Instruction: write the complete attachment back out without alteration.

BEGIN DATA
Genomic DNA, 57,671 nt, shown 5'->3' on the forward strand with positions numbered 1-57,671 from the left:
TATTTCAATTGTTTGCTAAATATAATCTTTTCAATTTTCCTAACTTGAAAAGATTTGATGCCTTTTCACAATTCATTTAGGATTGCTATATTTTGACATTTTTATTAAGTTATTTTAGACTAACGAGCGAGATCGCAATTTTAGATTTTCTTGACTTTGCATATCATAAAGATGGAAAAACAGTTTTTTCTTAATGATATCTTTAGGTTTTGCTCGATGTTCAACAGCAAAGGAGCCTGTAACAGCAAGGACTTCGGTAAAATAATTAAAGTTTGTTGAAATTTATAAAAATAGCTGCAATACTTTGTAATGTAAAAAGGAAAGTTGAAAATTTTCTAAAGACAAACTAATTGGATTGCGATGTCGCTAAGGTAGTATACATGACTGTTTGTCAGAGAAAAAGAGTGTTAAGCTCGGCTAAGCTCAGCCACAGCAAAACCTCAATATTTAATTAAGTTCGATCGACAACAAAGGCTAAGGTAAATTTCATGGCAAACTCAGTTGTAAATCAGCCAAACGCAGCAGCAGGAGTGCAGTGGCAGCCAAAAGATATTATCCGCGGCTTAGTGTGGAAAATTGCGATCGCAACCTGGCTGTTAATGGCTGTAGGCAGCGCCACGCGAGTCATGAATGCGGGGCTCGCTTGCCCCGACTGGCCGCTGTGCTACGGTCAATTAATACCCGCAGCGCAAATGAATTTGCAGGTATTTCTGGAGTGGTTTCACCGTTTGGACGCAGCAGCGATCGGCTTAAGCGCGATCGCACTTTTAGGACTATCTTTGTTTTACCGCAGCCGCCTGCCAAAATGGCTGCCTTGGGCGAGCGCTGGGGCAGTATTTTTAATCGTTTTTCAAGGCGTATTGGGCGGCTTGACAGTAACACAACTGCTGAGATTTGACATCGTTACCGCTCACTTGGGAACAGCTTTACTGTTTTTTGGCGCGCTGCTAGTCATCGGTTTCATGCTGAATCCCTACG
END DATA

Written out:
Genomic DNA, 57,671 nt, shown 5'->3' on the forward strand with positions numbered 1-57,671 from the left:
TATTTCAATTGTTTGCTAAATATAATCTTTTCAATTTTCCTAACTTGAAAAGATTTGATGCCTTTTCACAATTCATTTAGGATTGCTATATTTTGACATTTTTATTAAGTTATTTTAGACTAACGAGCGAGATCGCAATTTTAGATTTTCTTGACTTTGCATATCATAAAGATGGAAAAACAGTTTTTTCTTAATGATATCTTTAGGTTTTGCTCGATGTTCAACAGCAAAGGAGCCTGTAACAGCAAGGACTTCGGTAAAATAATTAAAGTTTGTTGAAATTTATAAAAATAGCTGCAATACTTTGTAATGTAAAAAGGAAAGTTGAAAATTTTCTAAAGACAAACTAATTGGATTGCGATGTCGCTAAGGTAGTATACATGACTGTTTGTCAGAGAAAAAGAGTGTTAAGCTCGGCTAAGCTCAGCCACAGCAAAACCTCAATATTTAATTAAGTTCGATCGACAACAAAGGCTAAGGTAAATTTCATGGCAAACTCAGTTGTAAATCAGCCAAACGCAGCAGCAGGAGTGCAGTGGCAGCCAAAAGATATTATCCGCGGCTTAGTGTGGAAAATTGCGATCGCAACCTGGCTGTTAATGGCTGTAGGCAGCGCCACGCGAGTCATGAATGCGGGGCTCGCTTGCCCCGACTGGCCGCTGTGCTACGGTCAATTAATACCCGCAGCGCAAATGAATTTGCAGGTATTTCTGGAGTGGTTTCACCGTTTGGACGCAGCAGCGATCGGCTTAAGCGCGATCGCACTTTTAGGACTATCTTTGTTTTACCGCAGCCGCCTGCCAAAATGGCTGCCTTGGGCGAGCGCTGGGGCAGTATTTTTAATCGTTTTTCAAGGCGTATTGGGCGGCTTGACAGTAACACAACTGCTGAGATTTGACATCGTTACCGCTCACTTGGGAACAGCTTTACTGTTTTTTGGCGCGCTGCTAGTCATCGGTTTCATGCTGAATCCCTACG